This client came to me with a very clear idea in his head, he wanted to cover a number of scars he had on his left arm, and the subjects he had thought of were: a skull on the back of the hand, a woman praying with rosary beads in her hands, her head bowed in prayer and hair entirely covering her face on the inside of the forearm and the rest of the arm had to be occupied by three demons. I suggested to let the woman’s face show a little through her hair to avoid that area being unreadable and too dark. He agreed with me.
I don’t remember asking him the meaning, but I think that the elements speak for themselves. This is why I decided to name this piece “Libera nos a malo” (Deliver us from evil in Latin).
Originally there was also supposed to be a Triceratops skull but that idea was discarded almost immediately because it wouldn’t have had anything to do with the rest of the composition.
Having determined the subjects he then left me total freedom regarding the design (I love this kind of clients :D).

After finishing the initial sketch he asked me if the demons could have a more classical look, adding a torso, legs, arms etc.
But personally I found the idea of the classical anthropomorphic demon to be old and unoriginal.
Since I had total freedom, I preferred imagining the demons as part of an organic and shapeless composition. In my design one is the head, one is the belly and one is the arms.

In my opinion, hell is something scary and much less obvious than a little man in red tights with a goatee and horns. It is a state of mind or, for those who believe, a state of the soul, and that almost nebulous composition was my interpretation thereof. In particular, being hell a fear (more or less induced) linked to death, I liked the idea of designing it as if the entire thing were originating from the skull, the quintessential symbol of death.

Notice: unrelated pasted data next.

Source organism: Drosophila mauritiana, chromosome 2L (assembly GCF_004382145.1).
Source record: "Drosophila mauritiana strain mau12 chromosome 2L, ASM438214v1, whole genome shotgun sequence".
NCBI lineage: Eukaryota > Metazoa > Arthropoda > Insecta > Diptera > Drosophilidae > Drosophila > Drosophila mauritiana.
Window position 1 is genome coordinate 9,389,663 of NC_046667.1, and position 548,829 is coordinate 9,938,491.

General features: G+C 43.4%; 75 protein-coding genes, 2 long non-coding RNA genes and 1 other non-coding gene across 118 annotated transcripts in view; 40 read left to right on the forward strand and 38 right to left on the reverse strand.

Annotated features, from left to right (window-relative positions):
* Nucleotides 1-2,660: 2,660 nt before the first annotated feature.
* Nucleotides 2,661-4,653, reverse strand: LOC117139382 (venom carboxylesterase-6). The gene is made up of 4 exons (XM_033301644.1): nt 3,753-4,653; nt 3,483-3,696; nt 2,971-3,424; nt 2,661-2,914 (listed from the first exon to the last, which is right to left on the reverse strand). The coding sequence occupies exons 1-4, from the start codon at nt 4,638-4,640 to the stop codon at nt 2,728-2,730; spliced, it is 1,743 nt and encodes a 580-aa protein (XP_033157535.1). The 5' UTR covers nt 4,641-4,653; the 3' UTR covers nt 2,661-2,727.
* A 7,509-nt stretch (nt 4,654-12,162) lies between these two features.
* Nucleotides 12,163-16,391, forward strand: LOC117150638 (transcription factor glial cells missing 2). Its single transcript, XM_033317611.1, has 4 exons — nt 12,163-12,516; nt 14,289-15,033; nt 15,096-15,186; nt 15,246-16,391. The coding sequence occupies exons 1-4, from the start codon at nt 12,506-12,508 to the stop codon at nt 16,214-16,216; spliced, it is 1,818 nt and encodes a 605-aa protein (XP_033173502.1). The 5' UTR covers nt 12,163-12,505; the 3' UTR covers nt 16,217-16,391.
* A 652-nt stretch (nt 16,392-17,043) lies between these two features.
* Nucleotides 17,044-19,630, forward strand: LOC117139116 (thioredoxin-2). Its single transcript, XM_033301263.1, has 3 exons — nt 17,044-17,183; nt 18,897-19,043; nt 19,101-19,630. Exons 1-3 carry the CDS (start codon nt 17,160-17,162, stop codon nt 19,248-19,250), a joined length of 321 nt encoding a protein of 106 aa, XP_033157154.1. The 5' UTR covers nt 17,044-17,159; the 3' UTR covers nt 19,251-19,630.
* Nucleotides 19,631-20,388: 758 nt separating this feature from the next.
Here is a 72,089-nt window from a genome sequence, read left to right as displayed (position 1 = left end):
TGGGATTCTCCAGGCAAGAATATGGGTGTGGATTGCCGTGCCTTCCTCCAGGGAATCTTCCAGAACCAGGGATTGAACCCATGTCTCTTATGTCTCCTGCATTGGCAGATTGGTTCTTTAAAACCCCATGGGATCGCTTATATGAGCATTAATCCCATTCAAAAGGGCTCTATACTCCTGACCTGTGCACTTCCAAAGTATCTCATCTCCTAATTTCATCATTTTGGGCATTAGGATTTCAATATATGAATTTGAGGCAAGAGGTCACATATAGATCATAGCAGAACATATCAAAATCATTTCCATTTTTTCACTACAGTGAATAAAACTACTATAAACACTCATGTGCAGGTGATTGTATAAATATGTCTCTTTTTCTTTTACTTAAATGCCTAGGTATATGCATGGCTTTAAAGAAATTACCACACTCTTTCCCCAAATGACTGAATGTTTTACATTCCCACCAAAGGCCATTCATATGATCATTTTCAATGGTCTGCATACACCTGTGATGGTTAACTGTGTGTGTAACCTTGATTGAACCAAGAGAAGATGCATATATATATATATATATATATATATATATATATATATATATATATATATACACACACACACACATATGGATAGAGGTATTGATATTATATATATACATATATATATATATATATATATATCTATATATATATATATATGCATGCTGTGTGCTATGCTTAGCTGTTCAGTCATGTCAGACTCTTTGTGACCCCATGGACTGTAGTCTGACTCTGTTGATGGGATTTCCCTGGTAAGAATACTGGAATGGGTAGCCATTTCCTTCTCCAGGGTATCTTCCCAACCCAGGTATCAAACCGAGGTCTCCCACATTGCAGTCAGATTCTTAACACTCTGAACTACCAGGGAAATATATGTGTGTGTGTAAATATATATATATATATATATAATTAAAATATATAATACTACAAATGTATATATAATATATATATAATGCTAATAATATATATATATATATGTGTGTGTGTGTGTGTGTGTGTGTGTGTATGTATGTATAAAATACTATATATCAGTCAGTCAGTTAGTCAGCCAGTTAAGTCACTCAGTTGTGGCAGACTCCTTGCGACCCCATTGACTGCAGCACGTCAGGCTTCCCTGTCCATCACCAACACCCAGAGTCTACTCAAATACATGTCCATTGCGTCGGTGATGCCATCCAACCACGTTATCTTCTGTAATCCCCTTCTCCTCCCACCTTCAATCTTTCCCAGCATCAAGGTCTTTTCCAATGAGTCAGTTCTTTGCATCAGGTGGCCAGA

His answer was: “Ok, total freedom then.”
🙂

I think that this piece, considering its size, was by far one of the fastest among those I have done so far, thanks to his very dark skin that does not allow any mastery of greys and to his resistance. During the sessions he never moved, never complained, never asked for breaks, he was by all means an exemplary “human canvas”.
In the first session I did the outlines, in the second one I worked on the skull and on the inside of the forearm, in the third I completed the outside of the arm and everything was completed in the fourth and last sitting.

Now there is no trace of those scars, although his dark skin does not offer the necessary contrast to enhance the qualities of the tattoo.
Warmer colours would have helped increase contrasts but if a client prefers black and grey I cannot and don’t want to force him to choose something he doesn’t feel comfortable with. Considering these factors, I still believe it’s a very good job.

 
Look at the images of the working process below.
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